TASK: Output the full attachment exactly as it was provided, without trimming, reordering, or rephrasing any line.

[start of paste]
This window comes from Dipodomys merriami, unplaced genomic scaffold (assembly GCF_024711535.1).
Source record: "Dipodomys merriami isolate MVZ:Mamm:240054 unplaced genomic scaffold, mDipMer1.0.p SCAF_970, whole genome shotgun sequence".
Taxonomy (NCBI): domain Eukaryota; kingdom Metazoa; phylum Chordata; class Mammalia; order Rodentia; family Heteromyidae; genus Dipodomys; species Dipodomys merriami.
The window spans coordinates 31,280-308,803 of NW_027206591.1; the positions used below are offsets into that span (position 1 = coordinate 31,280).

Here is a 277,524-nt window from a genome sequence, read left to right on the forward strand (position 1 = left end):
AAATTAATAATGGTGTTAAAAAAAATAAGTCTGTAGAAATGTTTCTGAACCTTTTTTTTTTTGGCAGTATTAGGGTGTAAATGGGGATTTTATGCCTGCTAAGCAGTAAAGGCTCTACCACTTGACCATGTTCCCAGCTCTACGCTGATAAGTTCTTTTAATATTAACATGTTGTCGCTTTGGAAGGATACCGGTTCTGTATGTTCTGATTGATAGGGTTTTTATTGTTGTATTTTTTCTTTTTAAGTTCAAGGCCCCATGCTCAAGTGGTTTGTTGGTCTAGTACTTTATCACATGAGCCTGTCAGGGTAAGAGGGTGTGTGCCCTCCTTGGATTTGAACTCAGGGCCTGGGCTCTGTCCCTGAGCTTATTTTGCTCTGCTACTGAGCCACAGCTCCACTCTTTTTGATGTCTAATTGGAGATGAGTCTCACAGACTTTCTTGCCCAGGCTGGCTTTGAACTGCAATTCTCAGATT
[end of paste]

This window comes from Dipodomys merriami, unplaced genomic scaffold (assembly GCF_024711535.1).
Source record: "Dipodomys merriami isolate MVZ:Mamm:240054 unplaced genomic scaffold, mDipMer1.0.p SCAF_970, whole genome shotgun sequence".
Taxonomy (NCBI): domain Eukaryota; kingdom Metazoa; phylum Chordata; class Mammalia; order Rodentia; family Heteromyidae; genus Dipodomys; species Dipodomys merriami.
The window spans coordinates 31,280-308,803 of NW_027206591.1; the positions used below are offsets into that span (position 1 = coordinate 31,280).

Here is a 277,524-nt window from a genome sequence, read left to right on the forward strand (position 1 = left end):
AAATTAATAATGGTGTTAAAAAAAATAAGTCTGTAGAAATGTTTCTGAACCTTTTTTTTTTTGGCAGTATTAGGGTGTAAATGGGGATTTTATGCCTGCTAAGCAGTAAAGGCTCTACCACTTGACCATGTTCCCAGCTCTACGCTGATAAGTTCTTTTAATATTAACATGTTGTCGCTTTGGAAGGATACCGGTTCTGTATGTTCTGATTGATAGGGTTTTTATTGTTGTATTTTTTCTTTTTAAGTTCAAGGCCCCATGCTCAAGTGGTTTGTTGGTCTAGTACTTTATCACATGAGCCTGTCAGGGTAAGAGGGTGTGTGCCCTCCTTGGATTTGAACTCAGGGCCTGGGCTCTGTCCCTGAGCTTATTTTGCTCTGCTACTGAGCCACAGCTCCACTCTTTTTGATGTCTAATTGGAGATGAGTCTCACAGACTTTCTTGCCCAGGCTGGCTTTGAACTGCAATTCTCAGATT